Polaris To Wind Down Victory Motorcycles But Electric Empulse Could Be Reborn

4 months ago by Mark Kane 12

Victory Empulse RR

Victory Empulse RR at Pikes Peak

Polaris Industries announced this month that it has begun winding down its Victory Motorcycles brand, as well as related operations.

The reason cited is a lack of profitability for Victory, and an approaching investment requirement for new models.

Moving forward, Polaris has decided to focus on its other, money-making, ventures (think Indian Motorcyclse) and to abandon Victory Motorcycles.

Victory Empulse TT

Victory Empulse TT

In the short term, that also means the withdrawal of the Victory Empulse TT electric motorcycle (based on the Brammo Empusle).

“Polaris Industries, Inc. today announced it will immediately begin winding down its Victory Motorcycles brand and related operations.

Polaris will assist dealers in liquidating existing inventories while continuing to supply parts for a period of 10 years, along with providing service and warranty coverage to Victory dealers and owners. Today’s announcement does not affect any other Polaris business units.”

“Several factors influenced today’s announcement. Victory has struggled to establish the market share needed to succeed and be profitable. The competitive pressures of a challenging motorcycle market have increased the headwinds for the brand. Given the significant additional investments required for Victory to launch new global platforms that meet changing consumer preferences, and considering the strong performance and growth potential of Indian Motorcycle, the decision to more narrowly focus Polaris’ energy and investments became quite clear.”

Polaris acquired Brammo in 2015, and tried to sell a slightly redesigned Empulse for about $20,000, as well as use racing version as marketing tool for the Victory Brand, starting at Isle of Man and continuing on to Pikes Peak in 2016.

According to Motorcycle.com article, Polaris will “continue the electric part of the business…“  It’s also expected that we will see electric Indian motorcycle as competitor for upcoming electric Harley-Davidson in the next few years.

“Future products and markets will develop, both on-road and off-road”

Polaris Industries Chairman and CEO Scott Wine said:

“This was an incredibly difficult decision for me, my team and the Polaris Board of Directors. Over the past 18 years, we have invested not only resources, but our hearts and souls, into forging the Victory Motorcycles brand, and we are exceptionally proud of what our team has accomplished. Since inception, our teams have designed and produced nearly 60 Victory models that have been honoured with 25 of the industry’s top awards. The experience, knowledge, infrastructure and capability we’ve built in those 18 years gave us the confidence to acquire and develop the Indian Motorcycle brand, so I would like to express my gratitude to everyone associated with Victory Motorcycles and celebrate your many contributions.”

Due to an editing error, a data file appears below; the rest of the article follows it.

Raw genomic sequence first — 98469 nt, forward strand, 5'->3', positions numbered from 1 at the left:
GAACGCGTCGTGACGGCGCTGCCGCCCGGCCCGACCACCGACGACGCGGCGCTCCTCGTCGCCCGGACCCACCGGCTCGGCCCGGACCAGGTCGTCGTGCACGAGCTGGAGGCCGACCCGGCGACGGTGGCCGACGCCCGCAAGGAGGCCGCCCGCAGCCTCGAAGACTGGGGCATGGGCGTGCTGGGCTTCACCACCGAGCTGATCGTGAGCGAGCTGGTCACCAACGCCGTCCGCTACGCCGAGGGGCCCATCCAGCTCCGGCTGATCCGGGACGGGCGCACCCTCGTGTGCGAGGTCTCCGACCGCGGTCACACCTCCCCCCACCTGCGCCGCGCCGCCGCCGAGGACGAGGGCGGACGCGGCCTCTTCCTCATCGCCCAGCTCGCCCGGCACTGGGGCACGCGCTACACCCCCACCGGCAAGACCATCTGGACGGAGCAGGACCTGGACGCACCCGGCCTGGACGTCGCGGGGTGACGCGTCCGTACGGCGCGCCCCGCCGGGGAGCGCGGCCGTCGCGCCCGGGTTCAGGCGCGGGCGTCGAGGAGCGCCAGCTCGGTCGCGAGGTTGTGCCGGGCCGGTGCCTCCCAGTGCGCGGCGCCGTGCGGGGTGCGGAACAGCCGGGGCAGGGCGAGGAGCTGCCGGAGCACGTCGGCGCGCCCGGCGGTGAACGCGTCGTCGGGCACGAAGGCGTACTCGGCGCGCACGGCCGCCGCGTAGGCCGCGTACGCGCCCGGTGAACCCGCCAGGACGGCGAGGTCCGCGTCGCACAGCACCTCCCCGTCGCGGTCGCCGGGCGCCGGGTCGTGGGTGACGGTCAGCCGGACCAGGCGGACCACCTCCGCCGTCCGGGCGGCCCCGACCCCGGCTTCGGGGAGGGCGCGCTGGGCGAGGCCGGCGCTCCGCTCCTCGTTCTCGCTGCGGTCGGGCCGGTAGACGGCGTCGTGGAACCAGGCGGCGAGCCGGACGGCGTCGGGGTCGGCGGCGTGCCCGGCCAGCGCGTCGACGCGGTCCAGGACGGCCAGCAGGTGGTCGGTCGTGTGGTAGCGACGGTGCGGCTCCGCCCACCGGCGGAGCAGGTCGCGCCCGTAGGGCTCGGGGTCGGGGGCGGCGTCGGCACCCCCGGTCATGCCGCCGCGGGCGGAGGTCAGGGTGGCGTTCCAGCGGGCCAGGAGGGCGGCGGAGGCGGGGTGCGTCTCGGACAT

“This decision will improve the profitability of Polaris and our global motorcycle business, and will materially improve our competitive stance in the industry. Our focus is on profitable growth, and in an environment of finite resources, this move allows us to optimize and align our resources behind both our premium, high performing Indian Motorcycle brand and our innovative Slingshot brand, enhancing our focus on accelerating the success of those brands. Ultimately this decision will propel the industry-leading product innovation that is core to our strategy while fostering long-term growth and increased shareholder value.”

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13 responses to "Polaris To Wind Down Victory Motorcycles But Electric Empulse Could Be Reborn"

  1. Nix says:

    The bigger Polaris issue is separate from the Empulse electric motorcycle. It was poor ICE motorcycle sales that really killed Victory.

    But the Empulse lost the EV motorcycle battle too. Zero won.

    The original concept of putting a transmission into the Empulse was that the transmission was needed in order to make up for the lack of battery power when using batteries as small as 6.0 kWh. The gearing was to make up for the low power output from the drivetrain.

    That idea had merit in 2011. But now Zero builds single gear drivetrains that are better. 116 ft/lb of torque, 70 HP, 0-60 in the 3’s, with more range than the Empulse, and nice features like ABS.

    Meanwhile the Empluse has changed little from the 2012 design, and carries around a transmission that is now obsolete after half a decade of yearly updates over at Zero.

    If the Empluse is to be reborn, it needs to be more of a Phoenix style rebirth, vs just another badge change with some cosmetic downgrades like when Polaris took over. They need to start again from scratch with an entirely new drivetrain that can compete with Zero.

    1. SparkEV says:

      Don’t forget cheaper. Some zero can be had for under $10K while decked out models are still cheaper than Empulse. If Polaris really want to compete in electric motorcycles (or motorcycles in general), they need to offer more compelling bikes at lower price.

      They also need to compete against Japanese and European bikes, not just bikes for the elderly crowd like Harley.

    2. Zero_X_Rider says:

      Zero has used a single gear drivetrain for over a decade, regardless of power pack capacity. Perhaps this will help Empulse and Zero combine strengths:
      http://www.sportrider.com/brian-wismann-joins-zero-motorcycles-as-vp-product-development

  2. Vinny says: